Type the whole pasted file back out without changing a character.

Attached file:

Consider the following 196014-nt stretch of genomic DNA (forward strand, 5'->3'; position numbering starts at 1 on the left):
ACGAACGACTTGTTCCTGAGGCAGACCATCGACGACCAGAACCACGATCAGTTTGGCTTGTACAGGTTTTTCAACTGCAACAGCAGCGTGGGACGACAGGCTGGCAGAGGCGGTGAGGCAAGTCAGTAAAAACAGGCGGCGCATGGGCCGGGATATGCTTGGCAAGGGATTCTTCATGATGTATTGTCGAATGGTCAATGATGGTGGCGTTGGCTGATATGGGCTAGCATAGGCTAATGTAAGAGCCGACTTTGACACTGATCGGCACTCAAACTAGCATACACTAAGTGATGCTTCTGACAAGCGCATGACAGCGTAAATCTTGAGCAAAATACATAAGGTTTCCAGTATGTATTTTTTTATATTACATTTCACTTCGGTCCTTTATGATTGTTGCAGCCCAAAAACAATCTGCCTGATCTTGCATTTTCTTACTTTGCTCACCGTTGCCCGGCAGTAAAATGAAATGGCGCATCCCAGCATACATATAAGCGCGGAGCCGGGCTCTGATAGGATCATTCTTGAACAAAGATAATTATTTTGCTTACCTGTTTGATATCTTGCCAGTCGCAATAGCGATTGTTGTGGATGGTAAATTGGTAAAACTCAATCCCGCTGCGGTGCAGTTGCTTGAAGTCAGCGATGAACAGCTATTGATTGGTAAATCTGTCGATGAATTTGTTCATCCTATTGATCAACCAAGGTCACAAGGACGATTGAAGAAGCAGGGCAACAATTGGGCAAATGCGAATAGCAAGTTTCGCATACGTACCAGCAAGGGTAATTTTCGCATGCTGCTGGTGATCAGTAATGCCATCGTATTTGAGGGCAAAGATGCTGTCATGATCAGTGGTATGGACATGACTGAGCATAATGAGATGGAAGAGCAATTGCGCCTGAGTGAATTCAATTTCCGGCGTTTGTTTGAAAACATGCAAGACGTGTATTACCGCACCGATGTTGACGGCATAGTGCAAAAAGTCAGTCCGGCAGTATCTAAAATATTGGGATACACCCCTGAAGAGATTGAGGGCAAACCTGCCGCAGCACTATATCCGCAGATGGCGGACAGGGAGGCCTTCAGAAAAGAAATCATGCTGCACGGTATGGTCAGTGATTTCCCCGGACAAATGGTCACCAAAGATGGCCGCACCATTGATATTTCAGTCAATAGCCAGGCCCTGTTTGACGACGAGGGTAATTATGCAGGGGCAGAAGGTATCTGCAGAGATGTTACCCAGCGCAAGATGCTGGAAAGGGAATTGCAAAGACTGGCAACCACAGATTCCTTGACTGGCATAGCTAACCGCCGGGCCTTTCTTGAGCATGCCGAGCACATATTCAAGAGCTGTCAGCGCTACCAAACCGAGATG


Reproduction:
Consider the following 196014-nt stretch of genomic DNA (forward strand, 5'->3'; position numbering starts at 1 on the left):
ACGAACGACTTGTTCCTGAGGCAGACCATCGACGACCAGAACCACGATCAGTTTGGCTTGTACAGGTTTTTCAACTGCAACAGCAGCGTGGGACGACAGGCTGGCAGAGGCGGTGAGGCAAGTCAGTAAAAACAGGCGGCGCATGGGCCGGGATATGCTTGGCAAGGGATTCTTCATGATGTATTGTCGAATGGTCAATGATGGTGGCGTTGGCTGATATGGGCTAGCATAGGCTAATGTAAGAGCCGACTTTGACACTGATCGGCACTCAAACTAGCATACACTAAGTGATGCTTCTGACAAGCGCATGACAGCGTAAATCTTGAGCAAAATACATAAGGTTTCCAGTATGTATTTTTTTATATTACATTTCACTTCGGTCCTTTATGATTGTTGCAGCCCAAAAACAATCTGCCTGATCTTGCATTTTCTTACTTTGCTCACCGTTGCCCGGCAGTAAAATGAAATGGCGCATCCCAGCATACATATAAGCGCGGAGCCGGGCTCTGATAGGATCATTCTTGAACAAAGATAATTATTTTGCTTACCTGTTTGATATCTTGCCAGTCGCAATAGCGATTGTTGTGGATGGTAAATTGGTAAAACTCAATCCCGCTGCGGTGCAGTTGCTTGAAGTCAGCGATGAACAGCTATTGATTGGTAAATCTGTCGATGAATTTGTTCATCCTATTGATCAACCAAGGTCACAAGGACGATTGAAGAAGCAGGGCAACAATTGGGCAAATGCGAATAGCAAGTTTCGCATACGTACCAGCAAGGGTAATTTTCGCATGCTGCTGGTGATCAGTAATGCCATCGTATTTGAGGGCAAAGATGCTGTCATGATCAGTGGTATGGACATGACTGAGCATAATGAGATGGAAGAGCAATTGCGCCTGAGTGAATTCAATTTCCGGCGTTTGTTTGAAAACATGCAAGACGTGTATTACCGCACCGATGTTGACGGCATAGTGCAAAAAGTCAGTCCGGCAGTATCTAAAATATTGGGATACACCCCTGAAGAGATTGAGGGCAAACCTGCCGCAGCACTATATCCGCAGATGGCGGACAGGGAGGCCTTCAGAAAAGAAATCATGCTGCACGGTATGGTCAGTGATTTCCCCGGACAAATGGTCACCAAAGATGGCCGCACCATTGATATTTCAGTCAATAGCCAGGCCCTGTTTGACGACGAGGGTAATTATGCAGGGGCAGAAGGTATCTGCAGAGATGTTACCCAGCGCAAGATGCTGGAAAGGGAATTGCAAAGACTGGCAACCACAGATTCCTTGACTGGCATAGCTAACCGCCGGGCCTTTCTTGAGCATGCCGAGCACATATTCAAGAGCTGTCAGCGCTACCAAACCGAGATG